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St Benets Abbey, Holm

In the civil parish of Horning.
In the historic county of Norfolk.
Modern Authority of Norfolk.
1974 county of Norfolk.
Medieval County of Norfolk.

OS Map Grid Reference: TG383156
Latitude 52.68737° Longitude 1.52051°

St Benets Abbey, Holm has been described as a probable Fortified Ecclesiastical site.

There are masonry ruins/remnants remains.

This site is a scheduled monument protected by law.
This is a Grade 1 listed building protected by law*.

Description

Tradition records that c.800 a small company of Saxon monks or recluses led by Suneman erected a church or chapel dedicated to St Benedict at the junction of the Rivers Bure and Thurne. The building was destroyed by the Danes in 870 but a holy man named Wulfric established another community and rebuilt the chapel c.960. An alleged miraculous intervention drew to the community the attention of King Cnut who founded the Benedictine Abbey in 1019 and endowed it with the manors of Horning, Ludham and Neatishead. Further endowments followed and the extensive property of the abbey is recorded in the Domesday Book. The sole dependencies of the abbey were the Priory of St Michael at Rumburgh, Suffolk (founded 1064) and the Hospital of St James at Horning (founded 1153) which is linked to the abbey via a causeway. The only surviving building of the hospital is the chapel which was subsequently converted into a barn (scheduled and listed at Grade IIstar). The abbey buildings evolved over numerous building phases from the late C11 to at least the mid-C15. The number of monks remained fairly constant at around twenty-two to twenty-six.
Virtually all late C11 foundations followed the Rule of St Benedict which made every house autonomous in its government. In total, a minimum of 163 Benedictine houses were eventually founded in England; and the Black Monks, as they were known, were particularly powerful in Norfolk. St Benet's was the only religious house in England not to be dissolved by Henry VIII who appointed William Reppes, Bishop of Norwich, as abbot in 1536, granting to him all its properties in return for those of the bishopric. Reppes stripped the site however, and the last monk left c.1540. The abbey and its demesne lands were thereafter let out to farm, and the precinct was plundered for building materials. In the third decade of the C17 the church, walls and other buildings were described as having fallen down; and by 1702 a map drawn by R. Nicholson shows only a house, barn and stable, together with a mill in the extreme eastern corner but possibly this was actually in the western corner. These remains have since disappeared.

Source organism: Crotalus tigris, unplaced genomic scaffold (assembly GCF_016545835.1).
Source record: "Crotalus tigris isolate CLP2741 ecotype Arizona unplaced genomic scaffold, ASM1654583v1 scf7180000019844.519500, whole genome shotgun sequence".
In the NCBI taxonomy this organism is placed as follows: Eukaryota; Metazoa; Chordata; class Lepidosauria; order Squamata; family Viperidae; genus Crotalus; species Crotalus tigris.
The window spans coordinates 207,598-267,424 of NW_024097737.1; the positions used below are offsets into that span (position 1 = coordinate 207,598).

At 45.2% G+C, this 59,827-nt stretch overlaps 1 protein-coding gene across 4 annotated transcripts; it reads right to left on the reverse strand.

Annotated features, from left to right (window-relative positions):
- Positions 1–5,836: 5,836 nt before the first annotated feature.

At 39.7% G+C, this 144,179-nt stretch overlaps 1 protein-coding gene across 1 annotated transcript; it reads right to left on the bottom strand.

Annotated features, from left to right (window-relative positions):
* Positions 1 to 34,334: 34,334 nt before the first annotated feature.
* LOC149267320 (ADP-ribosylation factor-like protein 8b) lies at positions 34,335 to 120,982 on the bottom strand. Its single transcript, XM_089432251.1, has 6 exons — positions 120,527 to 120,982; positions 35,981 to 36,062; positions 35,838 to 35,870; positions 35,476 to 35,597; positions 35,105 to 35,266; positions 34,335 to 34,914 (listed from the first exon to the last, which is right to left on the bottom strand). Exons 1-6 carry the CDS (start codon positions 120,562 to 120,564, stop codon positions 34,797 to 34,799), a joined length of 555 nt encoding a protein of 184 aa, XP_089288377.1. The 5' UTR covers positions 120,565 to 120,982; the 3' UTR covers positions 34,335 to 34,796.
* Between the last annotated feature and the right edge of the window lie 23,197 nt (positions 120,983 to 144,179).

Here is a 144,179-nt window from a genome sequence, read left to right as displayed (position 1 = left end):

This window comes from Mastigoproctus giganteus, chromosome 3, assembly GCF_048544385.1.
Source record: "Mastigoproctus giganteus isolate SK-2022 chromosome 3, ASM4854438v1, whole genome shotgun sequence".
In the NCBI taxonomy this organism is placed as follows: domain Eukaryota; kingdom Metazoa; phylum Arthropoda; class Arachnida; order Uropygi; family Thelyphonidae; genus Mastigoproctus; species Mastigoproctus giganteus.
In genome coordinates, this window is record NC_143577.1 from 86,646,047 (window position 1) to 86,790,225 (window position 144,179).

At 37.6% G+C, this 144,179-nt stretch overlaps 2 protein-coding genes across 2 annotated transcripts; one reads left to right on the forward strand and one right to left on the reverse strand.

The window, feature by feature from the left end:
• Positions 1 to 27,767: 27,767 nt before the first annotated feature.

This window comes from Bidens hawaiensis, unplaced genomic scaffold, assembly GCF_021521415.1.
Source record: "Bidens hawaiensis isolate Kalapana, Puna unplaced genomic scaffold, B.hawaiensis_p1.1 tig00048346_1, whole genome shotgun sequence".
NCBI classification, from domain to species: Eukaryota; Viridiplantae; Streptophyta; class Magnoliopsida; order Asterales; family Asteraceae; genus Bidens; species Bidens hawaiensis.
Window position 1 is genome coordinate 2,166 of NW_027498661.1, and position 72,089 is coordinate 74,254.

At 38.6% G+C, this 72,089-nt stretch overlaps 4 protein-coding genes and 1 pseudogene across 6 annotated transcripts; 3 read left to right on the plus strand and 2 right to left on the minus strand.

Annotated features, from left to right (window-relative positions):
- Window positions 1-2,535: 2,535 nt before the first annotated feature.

The gatehouse was built in the mid-to late C14 and it survived in a reasonable state until a windmill was erected inside it in the mid-C18. An idea of its appearance prior to this can be obtained from a sketch made by the antiquary John Kirkpatrick, some time before 1722 (reproduced in Pestell, p. 8). The sketch shows the outer entrance of the gatehouse from the west with its lost upper storey which had a large central window flanked by pairs of elaborately carved niches. The first floor was probably lost in the mid-C18 when the drainage mill was erected over the gatehouse in order to benefit from its masonry footings. This allowed the mill to be built higher than most examples of this date in the area. The mill was designed for pumping water to drain the surrounding marshes and improve them for agriculture, although it was probably also used to grind seed and grain. It fell out of commission in the 1860s after the sails blew off. In 2012 repair work was carried out on the gatehouse and windmill which had been damaged by flooding, involving the replacement of c.40% of the brickwork of the mill. (Listed Building Report)

decaied great Abbay called Saint Benet in the Holme, which Knut the Dane built, and the monkes afterward so strengthned with most strong wals and bulwarks that it seemed rather a Castle than a Cloister. In so much that William the Conquerour could not winne it by assault, untill a monke betraied it into his hands upon this condition, that himselfe might be made Abbot thereof. Which was done accordingly: but forthwith this new Abbot for beeing a traitour (as the inhabitants make report) was hanged up by the kings commandement, and so justly punished for this treason. (Camden)

A Royal licence to crenellate was granted in 1327 Oct 23 (Click on the date for details of this licence.).

Comments

Of the possible C11 fortifications mentioned by Camden there seem to be no remains but a late C14 gatehouse and part of a crenellated precinct wall, which may relate to a licence to crenellate granted in 1327, does survive. The location of the Abbey, within marsh land, would have made it difficult for cavalry based troops to assault regardless of any artificial defences.
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Sources of information, references and further reading
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This record last updated 23/02/2016 10:03:52

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